My meetings with this official consisted of a litany of complaints, but the CIA trains case officers to be relentlessly pleasant, even when it sticks in your craw. What annoyed me most was that he often had a point. "The Baath Party purge is a disaster," he'd tell me. "I know," I'd reply. "The disbanding of the Iraqi Army is a disaster." "I know." "We have no power, water or safety." "I know." And so on. It wasn't until the fourth meeting that real nuggets started coming. Still, I never paid him a dime. I think he just wanted to look a U.S. official in the eye and tell the truth about the mistakes the occupation government was making.
The next sentence, which begins another paragraph, is absolutely telling, and needs to be set apart:
But Washington was not so patient.
We already have heard multiple times how this administration pressured the intelligence agencies before the war to provide "intelligence" that "proved" the case for going to war. Let me put the sentence I have just quoted in the context of the brief paragraph in which it appears:
But Washington was not so patient. The political pressure from home was murderous. During a pre-invasion trip back to CIA headquarters, I listened to my boss describe the stress on Langley's WMD specialists: "Remember the movie 'Das Boot,' where the sub is so deep it's close to getting crushed from the pressure? That's HQ right now. We're going to hear some very weird stuff emanating from HQ because nobody under that kind of pressure thinks straight."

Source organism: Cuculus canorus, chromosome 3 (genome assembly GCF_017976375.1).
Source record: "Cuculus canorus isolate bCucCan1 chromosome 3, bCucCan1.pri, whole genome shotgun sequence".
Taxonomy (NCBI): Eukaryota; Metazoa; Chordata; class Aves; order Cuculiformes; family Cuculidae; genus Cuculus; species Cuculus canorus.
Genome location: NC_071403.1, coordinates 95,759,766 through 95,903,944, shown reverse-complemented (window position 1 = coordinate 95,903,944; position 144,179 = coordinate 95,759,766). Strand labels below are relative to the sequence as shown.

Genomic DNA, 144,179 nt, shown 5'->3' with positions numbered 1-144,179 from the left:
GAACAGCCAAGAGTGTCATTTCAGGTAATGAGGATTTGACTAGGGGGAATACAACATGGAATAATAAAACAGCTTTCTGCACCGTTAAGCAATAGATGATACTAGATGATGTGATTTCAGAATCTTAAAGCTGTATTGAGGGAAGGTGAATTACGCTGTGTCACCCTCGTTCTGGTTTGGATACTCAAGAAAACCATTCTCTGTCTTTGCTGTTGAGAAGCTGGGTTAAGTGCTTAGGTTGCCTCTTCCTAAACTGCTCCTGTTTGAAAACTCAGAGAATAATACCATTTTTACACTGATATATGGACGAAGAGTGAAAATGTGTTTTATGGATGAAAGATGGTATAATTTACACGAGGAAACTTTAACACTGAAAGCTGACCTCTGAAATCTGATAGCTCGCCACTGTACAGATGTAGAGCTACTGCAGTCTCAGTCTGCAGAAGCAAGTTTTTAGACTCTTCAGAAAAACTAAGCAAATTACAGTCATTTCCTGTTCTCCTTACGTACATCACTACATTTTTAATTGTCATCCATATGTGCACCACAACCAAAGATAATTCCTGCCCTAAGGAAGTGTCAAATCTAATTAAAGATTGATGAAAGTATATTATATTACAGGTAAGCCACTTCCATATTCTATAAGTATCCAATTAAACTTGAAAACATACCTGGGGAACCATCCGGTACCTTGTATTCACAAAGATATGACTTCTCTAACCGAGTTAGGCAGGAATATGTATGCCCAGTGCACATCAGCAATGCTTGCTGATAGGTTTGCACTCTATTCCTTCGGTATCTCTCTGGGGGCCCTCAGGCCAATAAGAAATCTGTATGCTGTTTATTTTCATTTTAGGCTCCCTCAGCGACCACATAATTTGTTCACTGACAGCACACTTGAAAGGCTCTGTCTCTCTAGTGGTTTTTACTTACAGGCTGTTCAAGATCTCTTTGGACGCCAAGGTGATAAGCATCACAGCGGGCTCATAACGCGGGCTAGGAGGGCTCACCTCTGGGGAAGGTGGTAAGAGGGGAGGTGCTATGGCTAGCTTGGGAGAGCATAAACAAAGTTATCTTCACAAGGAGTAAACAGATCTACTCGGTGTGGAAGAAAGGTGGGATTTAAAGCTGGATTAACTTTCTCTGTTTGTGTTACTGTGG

Keller describes the results of that pressure - case officers with no expertise in WMD being sent to Iraq merely to have warm bodies there, despite the long training it takes to become competent in the subject matter. Here I might note, although Keller does not, that this overlaps with the exposure of Valerie Plame, who was an expert in WMD, and the entire network with which she was involved through the front company of Brewster Jennings.
To make things even worse, those agents untrained in WMD were sent to Iraq, in contradiction to CIA policy, without training in how to avoid ambushes, and when there, often travelled in insecure and highly visible vehicles, exposing them to a high risk of attack, resulting in one stretch where the ISG lost an armored vehicle in each of three consecutive weeks. As Keller notes,
The dearth of CIA fatalities was due far more to luck than to skill.
Let me offer a complete paragraph that I think is key: